Proper way to use Variables in access 2007 vba sql

I have a form with a text box.

I need to use the value in the text box in an access 2007 vba sql.

I am new to this and do not know how to use variables properly in sql.

When I replace the variable strNewDonorNum with “XXXXX” in the sql it works.  

What is the proper way to use variables in sql?  

The sql is below.

It produces an error, Too few parameters.  Expected 1.

Thanks,
Cg

 strNewDonorNum = Forms.fmnuNew_Donor_Menu.txtNew_Donor_Num

Set rst = db.OpenRecordset( _
"SELECT tblDonor_Info.D_Num AS [Match], tblDonor_Info.D_Age FROM tblDonor_Info WHERE (((tblDonor_Info.D_Num)= strNewDonorNum));")
williecgAsked:
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ioanePlanning & Analytics ManagerCommented:
Hi williecg,

Any strings need to be encased in single quotes.

i.e. "SELECT * FROM myTable WHERE '" & strNewDonorNum & "' = 5"
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ioanePlanning & Analytics ManagerCommented:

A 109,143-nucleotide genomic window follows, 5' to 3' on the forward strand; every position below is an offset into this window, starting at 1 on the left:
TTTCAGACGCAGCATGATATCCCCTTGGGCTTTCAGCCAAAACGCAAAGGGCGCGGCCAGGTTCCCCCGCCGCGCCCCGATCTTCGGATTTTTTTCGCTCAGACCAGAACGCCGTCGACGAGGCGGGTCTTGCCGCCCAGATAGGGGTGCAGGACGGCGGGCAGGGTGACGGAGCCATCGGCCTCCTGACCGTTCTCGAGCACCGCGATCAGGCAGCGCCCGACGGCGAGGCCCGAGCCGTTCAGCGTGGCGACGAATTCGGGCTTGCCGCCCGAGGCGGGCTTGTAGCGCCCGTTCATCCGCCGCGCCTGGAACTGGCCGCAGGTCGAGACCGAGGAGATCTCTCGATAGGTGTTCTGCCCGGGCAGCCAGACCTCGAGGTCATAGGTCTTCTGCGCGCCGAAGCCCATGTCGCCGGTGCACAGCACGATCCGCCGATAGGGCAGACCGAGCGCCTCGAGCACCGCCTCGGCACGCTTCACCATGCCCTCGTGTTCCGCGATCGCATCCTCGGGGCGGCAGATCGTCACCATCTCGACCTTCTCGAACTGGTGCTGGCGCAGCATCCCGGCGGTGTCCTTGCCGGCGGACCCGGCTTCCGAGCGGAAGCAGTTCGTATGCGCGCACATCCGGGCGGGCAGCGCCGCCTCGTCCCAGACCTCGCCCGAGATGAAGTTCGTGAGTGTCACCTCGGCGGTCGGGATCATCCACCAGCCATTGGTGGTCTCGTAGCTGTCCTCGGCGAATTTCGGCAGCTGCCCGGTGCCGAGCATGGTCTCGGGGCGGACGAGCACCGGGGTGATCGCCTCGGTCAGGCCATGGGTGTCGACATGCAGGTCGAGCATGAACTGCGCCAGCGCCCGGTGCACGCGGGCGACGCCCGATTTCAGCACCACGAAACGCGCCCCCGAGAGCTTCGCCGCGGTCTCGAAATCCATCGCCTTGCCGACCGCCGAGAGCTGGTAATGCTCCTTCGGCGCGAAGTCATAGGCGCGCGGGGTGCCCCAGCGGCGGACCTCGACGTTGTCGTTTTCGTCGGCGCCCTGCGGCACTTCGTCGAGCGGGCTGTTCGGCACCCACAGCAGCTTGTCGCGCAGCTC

Sorry, bad example:

"SELECT * FROM myTable WHERE '" & strNewDonorNum & "' = 'XXXXX'"
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lee555J5Commented:
I would put the SQL statement in a string variable first--it is a little easier to read.
Because you are matching a string, it needs the single quotes. A number match would not.
The "&" is for string concatenation.
txtNewDonorNum is the name of the textbox on the form.
The [ ] around Match are unnecessary and may cause problems. I would take them out.
Lee

Dim db As DAO.Database, rst As DAO.Recordset, strSQL As string

strSQL = "SELECT tblDonor_Info.D_Num AS [Match], tblDonor_Info.D_Age FROM tblDonor_Info WHERE tblDonor_Info.D_Num = '" & txtNewDonorNum & "';"

Set rst = db.OpenRecordset(strSQL)

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lee555J5Commented:
The way I did it, you do not need the string variable strNewDonorNum.
My table name in the WHERE clause should have been txtNew_Donor_Num
Also, in this example, if this code is in this form's module, you do not need the full reference to the textbox. 'Me' represents the current form.
No: Forms.fmnuNew_Donor_Menu.txtNew_Donor_Num
Yes: txtNew_Donor_Num OR Me.txtNew_Donor_Num OR Me!txtNew_Donor_Num
@Tramtrack Both strNewDonorNum and 'XXXXX' are the variables he is trying to match. The WHERE part to the left of the "=" needs to be the table field he is trying to match as in his OP.
Lee